You’ve got questions about travel nurse compensation.
We’ve got all the answers.
Your pay should be your way.
Every travel nurse job comes with a certain amount of money, and the breakdown of that compensation depends on lots of factors. Most of the money goes to you, while some also goes to the agency that helped you get the job.
How exactly your money is divided up is determined by you in partnership with the staffing agency. It’s all based on your personal situation and preferences. Each option has advantages. While the combinations are endless, here are four common compensation scenarios to consider.
How do you prefer to be paid?
Jane: The weekly take-home pay maximizer
Jane’s goal is to maximize how much money she takes home every week. She receives a competitive hourly wage and accepts enough non-taxable reimbursement to cover her cost of living while duplicating living expenses on her temporary assignment. These non-taxable living expense reimbursements include housing allowance and meal per diems.Read more
Giving your compensation just the right structure
The money that comes with a travel nursing job can be divided many different ways. Which is best? That depends entirely on you. Let’s look at the different elements of your compensation:
Your hourly wage is the taxed portion of your compensation. If you choose to take a higher hourly wage, you’ll pay more in income taxes than if you accept a lower hourly wage.
On the other hand, if you take a low hourly wage in favor of more non-taxed reimbursements like housing and travel allowance, you may increase your risk of tax penalties if don’t use the reimbursements as intended. So the best practice is to balance the taxable wage and non-taxable reimbursements to get the best deal possible while minimizing your risk.
Employer-provided housing or housing reimbursement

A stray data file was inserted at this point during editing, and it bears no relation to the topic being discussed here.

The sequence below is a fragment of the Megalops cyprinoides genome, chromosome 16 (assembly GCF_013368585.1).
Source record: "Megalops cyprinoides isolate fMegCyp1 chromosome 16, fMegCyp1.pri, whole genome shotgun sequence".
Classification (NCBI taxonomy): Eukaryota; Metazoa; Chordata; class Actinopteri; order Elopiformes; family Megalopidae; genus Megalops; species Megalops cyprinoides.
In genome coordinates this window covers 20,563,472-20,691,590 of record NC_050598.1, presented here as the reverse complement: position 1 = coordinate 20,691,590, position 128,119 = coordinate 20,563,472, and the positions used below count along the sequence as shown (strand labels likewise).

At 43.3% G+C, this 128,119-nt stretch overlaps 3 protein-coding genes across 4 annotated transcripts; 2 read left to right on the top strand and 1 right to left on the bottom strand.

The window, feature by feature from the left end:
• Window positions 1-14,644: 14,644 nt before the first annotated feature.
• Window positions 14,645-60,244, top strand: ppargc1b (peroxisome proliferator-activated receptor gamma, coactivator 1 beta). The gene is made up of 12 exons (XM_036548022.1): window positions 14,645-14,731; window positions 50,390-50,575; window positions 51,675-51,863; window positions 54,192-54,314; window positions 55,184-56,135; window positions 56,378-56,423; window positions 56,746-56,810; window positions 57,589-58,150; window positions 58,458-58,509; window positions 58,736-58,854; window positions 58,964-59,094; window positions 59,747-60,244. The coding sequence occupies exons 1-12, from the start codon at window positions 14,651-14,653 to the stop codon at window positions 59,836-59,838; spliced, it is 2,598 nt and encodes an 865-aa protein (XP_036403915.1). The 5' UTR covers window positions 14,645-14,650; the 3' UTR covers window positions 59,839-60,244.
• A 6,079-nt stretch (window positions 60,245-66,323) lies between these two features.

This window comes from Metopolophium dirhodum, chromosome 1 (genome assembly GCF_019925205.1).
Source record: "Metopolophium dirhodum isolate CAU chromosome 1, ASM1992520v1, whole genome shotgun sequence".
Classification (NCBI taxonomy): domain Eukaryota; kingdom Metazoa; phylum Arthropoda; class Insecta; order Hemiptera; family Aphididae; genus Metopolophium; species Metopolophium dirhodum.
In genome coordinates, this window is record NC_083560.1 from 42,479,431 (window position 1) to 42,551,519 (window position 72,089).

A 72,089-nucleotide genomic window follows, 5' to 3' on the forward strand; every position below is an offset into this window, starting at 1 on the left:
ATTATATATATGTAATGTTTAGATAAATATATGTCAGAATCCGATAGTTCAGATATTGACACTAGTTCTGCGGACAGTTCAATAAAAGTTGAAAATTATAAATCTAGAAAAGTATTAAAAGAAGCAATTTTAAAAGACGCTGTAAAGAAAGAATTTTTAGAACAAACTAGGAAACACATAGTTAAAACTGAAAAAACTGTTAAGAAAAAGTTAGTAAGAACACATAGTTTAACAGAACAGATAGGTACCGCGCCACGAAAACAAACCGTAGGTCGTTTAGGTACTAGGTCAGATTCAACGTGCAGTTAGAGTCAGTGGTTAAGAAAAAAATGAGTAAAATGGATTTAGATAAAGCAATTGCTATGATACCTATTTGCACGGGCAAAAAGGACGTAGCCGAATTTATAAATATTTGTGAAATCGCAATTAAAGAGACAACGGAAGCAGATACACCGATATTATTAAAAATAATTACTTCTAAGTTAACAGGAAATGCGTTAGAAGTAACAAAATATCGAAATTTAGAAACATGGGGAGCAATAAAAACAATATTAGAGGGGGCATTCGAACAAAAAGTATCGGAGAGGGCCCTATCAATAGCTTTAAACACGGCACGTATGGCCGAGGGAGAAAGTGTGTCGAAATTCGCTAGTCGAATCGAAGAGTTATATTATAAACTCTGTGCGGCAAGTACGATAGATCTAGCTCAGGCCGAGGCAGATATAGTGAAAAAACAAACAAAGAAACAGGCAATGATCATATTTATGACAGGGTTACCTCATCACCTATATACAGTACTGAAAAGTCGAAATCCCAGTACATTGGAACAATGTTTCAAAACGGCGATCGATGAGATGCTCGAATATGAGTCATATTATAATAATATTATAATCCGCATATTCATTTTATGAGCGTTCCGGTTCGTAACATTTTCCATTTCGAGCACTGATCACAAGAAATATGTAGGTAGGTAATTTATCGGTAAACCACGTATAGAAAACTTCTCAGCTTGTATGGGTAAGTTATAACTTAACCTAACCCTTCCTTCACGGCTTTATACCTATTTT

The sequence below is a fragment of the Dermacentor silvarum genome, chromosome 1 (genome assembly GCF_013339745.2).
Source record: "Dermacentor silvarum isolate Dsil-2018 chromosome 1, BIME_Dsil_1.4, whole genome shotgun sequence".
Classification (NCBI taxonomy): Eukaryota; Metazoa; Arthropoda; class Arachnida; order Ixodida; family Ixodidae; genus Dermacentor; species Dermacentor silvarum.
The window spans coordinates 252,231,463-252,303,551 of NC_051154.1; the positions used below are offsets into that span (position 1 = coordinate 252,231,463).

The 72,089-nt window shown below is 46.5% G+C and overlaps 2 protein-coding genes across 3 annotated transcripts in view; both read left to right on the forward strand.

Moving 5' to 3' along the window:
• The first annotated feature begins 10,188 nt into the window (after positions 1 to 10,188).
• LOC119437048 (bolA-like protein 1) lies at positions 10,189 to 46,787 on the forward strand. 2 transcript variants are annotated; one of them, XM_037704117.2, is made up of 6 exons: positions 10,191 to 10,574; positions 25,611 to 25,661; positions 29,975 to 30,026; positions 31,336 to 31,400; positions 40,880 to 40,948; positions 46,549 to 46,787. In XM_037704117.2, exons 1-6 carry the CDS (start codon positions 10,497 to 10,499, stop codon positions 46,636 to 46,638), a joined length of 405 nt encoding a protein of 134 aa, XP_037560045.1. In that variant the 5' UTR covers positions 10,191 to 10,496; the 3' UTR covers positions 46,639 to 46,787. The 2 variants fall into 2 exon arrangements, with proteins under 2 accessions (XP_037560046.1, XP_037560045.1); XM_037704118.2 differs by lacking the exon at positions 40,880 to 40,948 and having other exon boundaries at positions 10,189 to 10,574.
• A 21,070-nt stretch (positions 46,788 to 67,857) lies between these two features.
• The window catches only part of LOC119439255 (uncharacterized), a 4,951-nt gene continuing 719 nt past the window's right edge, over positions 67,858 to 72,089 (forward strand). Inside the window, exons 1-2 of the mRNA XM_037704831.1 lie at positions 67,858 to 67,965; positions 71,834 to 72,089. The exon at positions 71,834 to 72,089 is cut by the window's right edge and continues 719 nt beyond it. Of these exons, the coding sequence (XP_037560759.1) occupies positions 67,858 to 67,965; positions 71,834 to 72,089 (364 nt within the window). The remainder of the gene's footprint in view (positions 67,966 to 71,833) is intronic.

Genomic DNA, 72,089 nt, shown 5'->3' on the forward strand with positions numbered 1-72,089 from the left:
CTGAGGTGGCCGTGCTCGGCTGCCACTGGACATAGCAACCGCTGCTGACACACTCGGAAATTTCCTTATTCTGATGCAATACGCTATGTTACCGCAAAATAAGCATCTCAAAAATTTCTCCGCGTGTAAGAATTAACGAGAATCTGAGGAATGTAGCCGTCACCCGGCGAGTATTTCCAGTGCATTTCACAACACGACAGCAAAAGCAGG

A portion of your total compensation should go toward covering your housing expenses. You’re not taxed on this form of compensation when you’re duplicating living expenses (i.e. paying for a second place to live while still maintaining your primary residence). Instead, it’s considered a reimbursable expense that’s covered by your employer. This benefit is available either as a reimbursement (where you handle your own housing) or arranged and paid for directly by your staffing agency.
The amount of your overall compensation that can go towards housing expense should be determined by the average cost of housing in the area of your assignment. Places with a high cost of living like San Francisco will obviously require more money than a location like Birmingham, Alabama, which might only need half as much money to cover housing.
We base our housing reimbursements on the published per diem rates from the government’s General Services Administration (GSA) website. These rates are determined by zip code. Each geographic area is assigned a maximum daily reimbursement rate based on the cost of lodging that would be incurred by your employer if they were to pay directly for your temporary housing.
See also: How travel nurse housing works
RNnetwork housing options
When you work for us, you can take your housing benefit in two different ways: